In the current trade standoff between the US and China, Europe has a golden opportunity to gain a competitive advantage.
At every healthcare conference I’ve been to recently in the US or Europe, the same question is being debated on panels: Should you or should you not have a China strategy as a biotech CEO?
Does it make sense to spend time there while China currently represents very little of the pharmaceutical business? What about the radically changing regulatory landscape that makes it difficult to pin down a strategy? Will you be spreading yourself thin and defocusing efforts on the prime directive, that is, getting your products through clinical trials and approved in the US and Europe? Are you not taking a risk to go with the wrong local partner and possibly have your intellectual property challenged — ultimately losing all the value of your investment in time and money?
These are all valid questions. From my perspective, however, while you should not underestimate these challenges, there are also good reasons to invest the time in understanding this new market opportunity and finding the right approach. It is not about the why, it is about the how.
Of course, one needs to place this discussion squarely in the context of a current trade war between the US and China. We should not be blind to the impact that this may have, both positive and negative. But we should still take the long view. And I would argue that European biopharma companies have an additional incentive to do so.
We are asking CEOs of our biopharma portfolio to project themselves 10 years in the future and manage the probabilities of successful drug development, so navigating through complexity and planning with incomplete information is second nature for them. And you do not need me to debate the fact that China is a huge potential market by the sheer size of its population, disease prevalence, and the fact that healthcare is a major focus area for the government.
I first ventured to China three decades ago, with several trips per year becoming the norm in the last five years. I have seen with my own eyes the birth of their biopharma ecosystem, with companies that were once small startup operations blossoming into multi-billion-dollar companies, like Jiangsu Hengrui or Wuxi, that have both the capital and executive talent to compete on the world scene. This is happening. And these companies want to access the best products in the world.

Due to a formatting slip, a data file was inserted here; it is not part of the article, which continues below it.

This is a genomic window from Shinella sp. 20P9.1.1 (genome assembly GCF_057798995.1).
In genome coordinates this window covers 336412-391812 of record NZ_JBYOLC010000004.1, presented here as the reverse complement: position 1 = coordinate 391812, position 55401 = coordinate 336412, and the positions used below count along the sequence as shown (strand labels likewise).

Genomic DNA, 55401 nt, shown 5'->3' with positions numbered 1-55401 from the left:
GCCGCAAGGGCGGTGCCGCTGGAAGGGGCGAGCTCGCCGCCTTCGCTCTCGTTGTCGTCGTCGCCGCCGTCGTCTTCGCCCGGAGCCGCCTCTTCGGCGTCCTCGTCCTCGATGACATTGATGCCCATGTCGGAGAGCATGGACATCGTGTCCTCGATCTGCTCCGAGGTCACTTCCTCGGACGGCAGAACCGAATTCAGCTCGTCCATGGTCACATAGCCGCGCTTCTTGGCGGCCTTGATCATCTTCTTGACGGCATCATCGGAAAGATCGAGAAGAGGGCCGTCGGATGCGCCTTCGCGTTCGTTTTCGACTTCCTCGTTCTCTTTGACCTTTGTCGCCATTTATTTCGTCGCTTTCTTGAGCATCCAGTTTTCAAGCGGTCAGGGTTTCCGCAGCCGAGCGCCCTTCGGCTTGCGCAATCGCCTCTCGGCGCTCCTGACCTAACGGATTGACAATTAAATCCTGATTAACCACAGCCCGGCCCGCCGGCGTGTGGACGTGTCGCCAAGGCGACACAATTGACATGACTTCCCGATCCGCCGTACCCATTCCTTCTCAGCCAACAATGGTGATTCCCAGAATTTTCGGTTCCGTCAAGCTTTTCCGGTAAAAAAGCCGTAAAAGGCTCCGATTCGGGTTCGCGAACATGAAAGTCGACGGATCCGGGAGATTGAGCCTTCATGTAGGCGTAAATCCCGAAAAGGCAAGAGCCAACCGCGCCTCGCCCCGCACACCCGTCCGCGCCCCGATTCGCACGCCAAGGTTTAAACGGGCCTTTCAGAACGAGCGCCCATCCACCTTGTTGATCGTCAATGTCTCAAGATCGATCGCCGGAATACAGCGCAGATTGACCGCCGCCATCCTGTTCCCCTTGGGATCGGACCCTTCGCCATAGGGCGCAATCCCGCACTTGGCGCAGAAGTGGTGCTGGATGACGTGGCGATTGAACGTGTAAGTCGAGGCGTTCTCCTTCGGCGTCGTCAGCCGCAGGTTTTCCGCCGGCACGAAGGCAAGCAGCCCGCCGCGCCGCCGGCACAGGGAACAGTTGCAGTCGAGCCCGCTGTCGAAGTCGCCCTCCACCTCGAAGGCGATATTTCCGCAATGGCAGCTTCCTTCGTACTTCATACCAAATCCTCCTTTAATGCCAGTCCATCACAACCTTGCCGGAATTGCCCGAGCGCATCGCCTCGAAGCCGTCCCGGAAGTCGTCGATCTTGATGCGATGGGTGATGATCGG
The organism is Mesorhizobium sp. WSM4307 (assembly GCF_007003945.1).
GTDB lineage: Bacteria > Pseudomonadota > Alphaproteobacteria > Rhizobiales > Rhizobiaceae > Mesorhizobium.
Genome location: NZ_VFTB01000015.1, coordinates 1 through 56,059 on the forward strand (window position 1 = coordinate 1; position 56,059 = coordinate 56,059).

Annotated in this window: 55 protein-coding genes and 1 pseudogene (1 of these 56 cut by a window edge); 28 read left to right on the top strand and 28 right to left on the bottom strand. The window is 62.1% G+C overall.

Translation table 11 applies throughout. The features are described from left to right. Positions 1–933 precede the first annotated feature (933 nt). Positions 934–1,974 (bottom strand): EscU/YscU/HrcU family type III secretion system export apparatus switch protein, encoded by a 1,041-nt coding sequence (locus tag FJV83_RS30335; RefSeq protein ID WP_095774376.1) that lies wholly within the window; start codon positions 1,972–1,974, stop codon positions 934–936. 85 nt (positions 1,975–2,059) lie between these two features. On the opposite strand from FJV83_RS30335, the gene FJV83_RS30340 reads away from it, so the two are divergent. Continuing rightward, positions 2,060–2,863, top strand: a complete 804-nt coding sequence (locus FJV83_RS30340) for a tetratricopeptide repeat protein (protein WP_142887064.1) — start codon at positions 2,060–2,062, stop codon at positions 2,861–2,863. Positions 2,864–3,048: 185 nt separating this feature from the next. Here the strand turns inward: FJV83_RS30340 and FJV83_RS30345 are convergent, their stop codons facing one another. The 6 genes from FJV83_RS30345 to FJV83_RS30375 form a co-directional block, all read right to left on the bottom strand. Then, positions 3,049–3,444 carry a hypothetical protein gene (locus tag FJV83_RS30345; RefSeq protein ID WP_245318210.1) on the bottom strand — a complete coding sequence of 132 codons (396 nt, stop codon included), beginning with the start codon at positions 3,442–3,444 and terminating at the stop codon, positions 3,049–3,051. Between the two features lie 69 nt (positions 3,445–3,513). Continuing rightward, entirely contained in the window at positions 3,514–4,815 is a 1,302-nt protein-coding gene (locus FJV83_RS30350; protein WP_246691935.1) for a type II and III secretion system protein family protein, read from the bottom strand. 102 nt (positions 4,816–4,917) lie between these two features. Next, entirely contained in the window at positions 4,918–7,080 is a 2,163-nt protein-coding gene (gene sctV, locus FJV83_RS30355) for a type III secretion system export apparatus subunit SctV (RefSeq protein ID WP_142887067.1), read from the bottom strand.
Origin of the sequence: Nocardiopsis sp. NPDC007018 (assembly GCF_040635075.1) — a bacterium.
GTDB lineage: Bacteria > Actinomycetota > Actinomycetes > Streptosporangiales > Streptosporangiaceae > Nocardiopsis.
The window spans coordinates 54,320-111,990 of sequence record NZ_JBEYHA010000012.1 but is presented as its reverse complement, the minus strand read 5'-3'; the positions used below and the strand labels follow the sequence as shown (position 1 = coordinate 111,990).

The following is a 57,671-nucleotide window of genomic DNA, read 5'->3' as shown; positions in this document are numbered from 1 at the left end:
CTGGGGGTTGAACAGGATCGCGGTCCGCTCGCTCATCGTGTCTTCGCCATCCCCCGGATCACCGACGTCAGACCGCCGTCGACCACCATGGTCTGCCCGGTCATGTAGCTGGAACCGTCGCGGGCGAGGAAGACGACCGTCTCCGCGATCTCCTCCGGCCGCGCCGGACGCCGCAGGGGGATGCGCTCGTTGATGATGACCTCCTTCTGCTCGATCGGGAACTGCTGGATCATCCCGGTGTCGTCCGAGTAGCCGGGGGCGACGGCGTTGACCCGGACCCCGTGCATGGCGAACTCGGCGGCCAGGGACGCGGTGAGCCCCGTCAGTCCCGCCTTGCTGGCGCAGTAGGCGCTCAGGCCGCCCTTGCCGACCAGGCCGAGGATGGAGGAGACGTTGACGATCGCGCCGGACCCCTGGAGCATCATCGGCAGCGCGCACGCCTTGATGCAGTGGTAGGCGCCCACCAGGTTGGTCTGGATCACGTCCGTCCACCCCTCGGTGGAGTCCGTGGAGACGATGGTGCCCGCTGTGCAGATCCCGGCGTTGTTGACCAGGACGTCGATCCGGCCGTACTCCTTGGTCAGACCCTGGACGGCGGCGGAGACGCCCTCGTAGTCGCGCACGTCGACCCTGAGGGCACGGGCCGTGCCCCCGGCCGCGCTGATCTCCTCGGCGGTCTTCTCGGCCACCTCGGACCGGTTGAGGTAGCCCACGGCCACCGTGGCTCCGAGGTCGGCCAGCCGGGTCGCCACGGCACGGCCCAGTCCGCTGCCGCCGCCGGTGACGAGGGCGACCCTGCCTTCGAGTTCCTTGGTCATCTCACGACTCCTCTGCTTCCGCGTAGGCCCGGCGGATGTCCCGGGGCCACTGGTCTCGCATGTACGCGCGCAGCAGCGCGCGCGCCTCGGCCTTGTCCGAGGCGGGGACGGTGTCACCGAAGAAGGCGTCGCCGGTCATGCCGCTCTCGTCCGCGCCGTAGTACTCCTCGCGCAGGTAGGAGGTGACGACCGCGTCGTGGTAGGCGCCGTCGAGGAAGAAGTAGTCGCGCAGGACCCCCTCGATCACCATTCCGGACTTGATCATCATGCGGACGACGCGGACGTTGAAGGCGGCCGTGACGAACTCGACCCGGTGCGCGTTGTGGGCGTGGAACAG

When you visit Chinese pharma companies, in particular those that are entrepreneurial, you notice there has been a huge recent upgrade in the quality of the management teams. One reason for this is that there is a large number of returnees from the US, many of whom spent decades in the pharma and biotech industries or academia, who are now populating the C-suite of this new generation of companies.
This new generation of leaders understand drug development from a Western perspective. And they have ambitions that are not limited to China. They want to develop quickly and cannot solely rely on the innovation growing locally, certainly not at this stage. In a nutshell, at least in the short term, they need what the Western companies can provide.
If you are European, it used to be that apart from a few obvious European pharma giants, the only choice to find a partner was to cross the Atlantic. While it is still the case today, China could offer another valid option. You can still go west… but you can now also go east. Many of our portfolio companies are exploring this angle.
While there are of course challenges, such as identifying the right partner and striking the right deal, these companies are taking the necessary first steps. Not doing this now could relegate you to the back of the queue when it will matter most.
The short-term impact of the trade war between the US and China is boosting the interest and appetite from both Chinese investors and corporations to look at European companies. This may not last, so it is our chance to show them what we have to offer.
Images via E.Resko